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Organic Chemistry

11.7 Elimination Reactions: Zaitsev’s Rule

Organic Chemistry11.7 Elimination Reactions: Zaitsev’s Rule

11.7 • Elimination Reactions: Zaitsev’s Rule

We said at the beginning of this chapter that two kinds of reactions can take place when a nucleophile/Lewis base reacts with an alkyl halide. The nucleophile can either substitute for the halide by reaction at carbon or can cause elimination of HX by reaction at a neighboring hydrogen:

The substitution and elimination reactions of a bromoalkane with a hydroxyl group. Substitution forms an alcohol and bromide ion. Elimination forms an alkene, water, and bromide ion.

Elimination reactions are more complex than substitution reactions for several reasons. One is the problem of regiochemistry. What product results by loss of HX from an unsymmetrical halide? In fact, elimination reactions almost always give mixtures of alkene products, and the best we can usually do is to predict which will be the major product.

According to Zaitsev’s rule, formulated in 1875 by the Russian chemist Alexander Zaitsev, base-induced elimination reactions generally (although not always) give the more stable alkene product—that is, the alkene with more alkyl substituents on the double-bond carbons. In the following two cases, for example, the more highly substituted alkene product predominates.

In the elimination of HX from an alkyl halide, the more highly substituted alkene product predominates.

Two reactions in presence of sodium ethoxide and ethanol. 2-Bromobutane reacts to form 2-butene (81%) and 1-butene (19%). In the second reaction, 2-bromo-2-methylbutane yields 2-methyl-2-butene (70%) and 2-methyl-1-butene (30%).

Another factor that complicates a study of elimination reactions is that they can take place by different mechanisms, just as substitutions can. We’ll consider three of the most common mechanisms—the E1, E2, and E1cB reactions—which differ in the timing of C–H and C–X bond-breaking.

In the E1 reaction, the C–X bond breaks first to give a carbocation intermediate, which undergoes subsequent base abstraction of H+ to yield the alkene. In the E2 reaction, base-induced C–H bond cleavage is simultaneous with C–X bond cleavage, giving the alkene in a single step. In the E1cB reaction (cB for “conjugate base”), base abstraction of the proton occurs first, giving a carbanion (R:) intermediate. This anion, the conjugate base of the reactant “acid,” then undergoes loss of X in a subsequent step to give the alkene. All three mechanisms occur frequently in the laboratory, but the E1cB mechanism predominates in biological pathways.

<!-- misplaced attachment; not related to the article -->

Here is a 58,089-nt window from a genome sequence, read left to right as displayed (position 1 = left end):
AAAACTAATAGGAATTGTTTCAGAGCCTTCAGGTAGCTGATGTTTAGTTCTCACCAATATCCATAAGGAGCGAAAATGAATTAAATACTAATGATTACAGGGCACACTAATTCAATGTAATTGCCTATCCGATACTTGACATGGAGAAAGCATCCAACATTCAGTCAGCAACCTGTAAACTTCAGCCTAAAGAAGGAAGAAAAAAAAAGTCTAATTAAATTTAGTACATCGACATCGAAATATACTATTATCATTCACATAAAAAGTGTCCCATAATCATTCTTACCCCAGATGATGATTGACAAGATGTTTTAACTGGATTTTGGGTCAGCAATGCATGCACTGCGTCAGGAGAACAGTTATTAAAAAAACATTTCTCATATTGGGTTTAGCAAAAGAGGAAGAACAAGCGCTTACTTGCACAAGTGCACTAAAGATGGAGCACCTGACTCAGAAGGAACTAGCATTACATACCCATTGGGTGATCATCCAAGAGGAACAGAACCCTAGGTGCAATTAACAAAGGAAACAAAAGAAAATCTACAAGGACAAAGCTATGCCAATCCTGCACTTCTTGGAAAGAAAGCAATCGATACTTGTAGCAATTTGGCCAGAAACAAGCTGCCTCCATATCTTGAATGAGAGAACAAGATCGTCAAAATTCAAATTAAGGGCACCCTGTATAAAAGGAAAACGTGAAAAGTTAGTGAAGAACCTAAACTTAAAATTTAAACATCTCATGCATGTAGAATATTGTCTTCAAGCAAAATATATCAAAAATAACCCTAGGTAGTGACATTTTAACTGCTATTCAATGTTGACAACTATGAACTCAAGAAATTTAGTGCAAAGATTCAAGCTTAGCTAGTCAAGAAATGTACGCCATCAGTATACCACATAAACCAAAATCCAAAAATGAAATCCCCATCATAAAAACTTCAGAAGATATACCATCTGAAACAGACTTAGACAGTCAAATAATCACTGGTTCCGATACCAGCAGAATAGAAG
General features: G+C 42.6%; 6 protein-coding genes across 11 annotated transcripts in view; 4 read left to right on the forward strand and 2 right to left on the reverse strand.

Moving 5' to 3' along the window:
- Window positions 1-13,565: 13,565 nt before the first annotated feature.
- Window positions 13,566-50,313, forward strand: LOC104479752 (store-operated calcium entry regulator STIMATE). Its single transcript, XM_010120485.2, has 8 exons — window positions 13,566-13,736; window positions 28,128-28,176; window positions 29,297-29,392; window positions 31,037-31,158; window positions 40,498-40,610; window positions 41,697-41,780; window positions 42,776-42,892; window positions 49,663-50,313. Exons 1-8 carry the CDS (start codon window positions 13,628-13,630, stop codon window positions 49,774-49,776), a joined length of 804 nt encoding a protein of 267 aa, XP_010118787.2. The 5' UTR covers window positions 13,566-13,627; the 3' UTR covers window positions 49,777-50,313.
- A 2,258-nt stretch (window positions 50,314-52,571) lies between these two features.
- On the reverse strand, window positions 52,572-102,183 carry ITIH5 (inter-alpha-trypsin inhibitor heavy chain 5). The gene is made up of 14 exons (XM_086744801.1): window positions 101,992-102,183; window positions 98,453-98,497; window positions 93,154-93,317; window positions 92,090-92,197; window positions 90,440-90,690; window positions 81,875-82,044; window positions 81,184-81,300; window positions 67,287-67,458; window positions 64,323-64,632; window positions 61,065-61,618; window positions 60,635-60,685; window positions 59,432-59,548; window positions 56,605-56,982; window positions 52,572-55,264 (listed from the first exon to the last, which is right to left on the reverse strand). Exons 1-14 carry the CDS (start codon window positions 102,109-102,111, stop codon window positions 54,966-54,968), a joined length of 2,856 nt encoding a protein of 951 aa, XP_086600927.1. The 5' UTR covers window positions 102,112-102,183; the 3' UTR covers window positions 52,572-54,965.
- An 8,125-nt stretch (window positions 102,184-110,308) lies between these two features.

E1 reaction mechanism. Halide leaves alkyl halide to produce carbocation, and base abstracts hydrogen on adjacent carbon to yield alkene.
E2 reaction mechanism. Base abstracts hydrogen adjacent to halogen on alkyl halide; movement of electrons results in halide leaving and forming double bond, all in one step.
E1cb reaction mechanism. Base abstracts hydrogen adjacent to halogen on alkyl halide, producing carbanion intermediate. Movement of electrons results in halide leaving, forming double bond.

Worked Example 11.3

Predicting the Product of an Elimination Reaction

What product would you expect from reaction of 1-chloro-1-methylcyclohexane with KOH in ethanol?

The reaction of 1-chloro-1-methylcyclohexane with K O H and ethanol forms an unknown product, depicted by a question mark.


Treatment of an alkyl halide with a strong base such as KOH yields an alkene. To find the products in a specific case, locate the hydrogen atoms on each carbon next to the leaving group, and then generate the potential alkene products by removing HX in as many ways as possible. The major product will be the one that has the most highly substituted double bond—in this case, 1-methylcyclohexene.


The reaction of 1-chloro-1-methylcyclohexane with K O H and ethanol  forms 1-methylcyclohexene (major) and methylenecyclohexane (minor).
Problem 11-15
Ignoring double-bond stereochemistry, what products would you expect from elimination reactions of the following alkyl halides? Which product will be the major product in each case?
A chemical structure of 3-bromo-2-methylpentane.
A chemical structure of 3-chloro-2,3,5-trimethylhexane.
A chemical structure of 1-bromoethylcyclohexane.
Problem 11-16
What alkyl halides might the following alkenes have been made from?
A chemical structure of 3,6-dimethyl-1-heptene
A chemical structure of 3,4-dimethylcyclopentene.
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